“You can’t work with a blue shirt,” one kind lady says. Her badge shows her name to be Jane.

“Capris are not allowed on the job,” another one offers. “And only close toed/close heeled black shoes,” she kindly offers.

“Didn’t you read your dress guide?” Mary asks. “And only long black pants or midi-length black skirt.”

I notice Mary has on navy blue pants. “Or navy blue?” I ask nodding at her pants. I’m afraid I have outted her at her own game for which I am immediately sorry.

“Oh, my,” she cries in horror. “They looked black in the closet. Too late to run home and change; I can’t believe I did that.” She is on the verge of tears, but her husband, who is volunteering with her, consoles her as best he can.

“But you definitely can’t usher in the clothes you are wearing,” Jane says.

Boss-lady shows up. She is a bit flustered at the sight of me, but quickly gains her composure when I ask if perhaps I could just get a white blouse from my sister-in-law for tonight. She is a very sweet lady, and since she is short on ushers, she agrees for this night only.

I call my sister-in-law, Jill. I know I can’t wear her black pants or skirts. I’m slightly bigger than she is. However, she agrees to bring me the coveted white blouse. I see a shopping trip in my near future, since I usher again tomorrow night.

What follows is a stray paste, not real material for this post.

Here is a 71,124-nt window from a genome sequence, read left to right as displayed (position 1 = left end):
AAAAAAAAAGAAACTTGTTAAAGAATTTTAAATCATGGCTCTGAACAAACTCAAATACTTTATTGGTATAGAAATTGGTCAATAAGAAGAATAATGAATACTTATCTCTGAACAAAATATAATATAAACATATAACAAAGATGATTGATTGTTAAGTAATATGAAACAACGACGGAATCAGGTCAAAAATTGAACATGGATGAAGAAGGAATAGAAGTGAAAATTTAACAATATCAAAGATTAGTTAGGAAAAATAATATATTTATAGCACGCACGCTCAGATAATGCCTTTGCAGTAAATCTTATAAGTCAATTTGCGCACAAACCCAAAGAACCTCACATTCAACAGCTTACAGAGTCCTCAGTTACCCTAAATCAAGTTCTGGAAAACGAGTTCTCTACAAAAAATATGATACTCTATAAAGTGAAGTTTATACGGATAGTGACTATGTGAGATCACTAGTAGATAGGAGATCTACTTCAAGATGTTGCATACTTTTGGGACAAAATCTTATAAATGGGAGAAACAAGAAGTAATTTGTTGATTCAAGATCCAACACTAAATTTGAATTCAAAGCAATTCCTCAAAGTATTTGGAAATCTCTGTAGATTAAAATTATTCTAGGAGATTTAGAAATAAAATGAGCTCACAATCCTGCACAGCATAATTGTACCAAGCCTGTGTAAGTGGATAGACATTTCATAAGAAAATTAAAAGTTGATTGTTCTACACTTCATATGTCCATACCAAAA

Boss-lady has a name—Evelyn. It is early, 5:30; I find I didn’t need to be there until 6:00 p.m. The other ushers are a bit miffed at having been told the earlier time also. Evelyn loves Tanglewood so much; she insists on taking me on a tour of the grounds.Ozawa

We start at Osawa Hall, named for the famous Japanese conductor. Built in 1994, the balconies and stage of this building display intricate latticework of Maple, Douglas Fir, and Teak woods. The hall holds 1,200 people and when the huge back doors are open, 2,000 more can sit on the lawn and enjoy the chamber music.

Evelyn’s favorite place is The Carriage House. She takes me all through the huge building that used to be a real carriage house and horse stables. The original rings used to tether the horses are still in the walls. The stable gates show the beautiful grain in the original wood. Today this carriagehousemagnificent building is used as the music students’ center and includes many individual practice rooms. Evelyn takes me upstairs to see the gorgeous view and reminds me that I am very fortunate to see the inside because the general public is not allowed in this building. We can’t linger here long, because the Tanglewood gates will open soon, and I need to be at my station.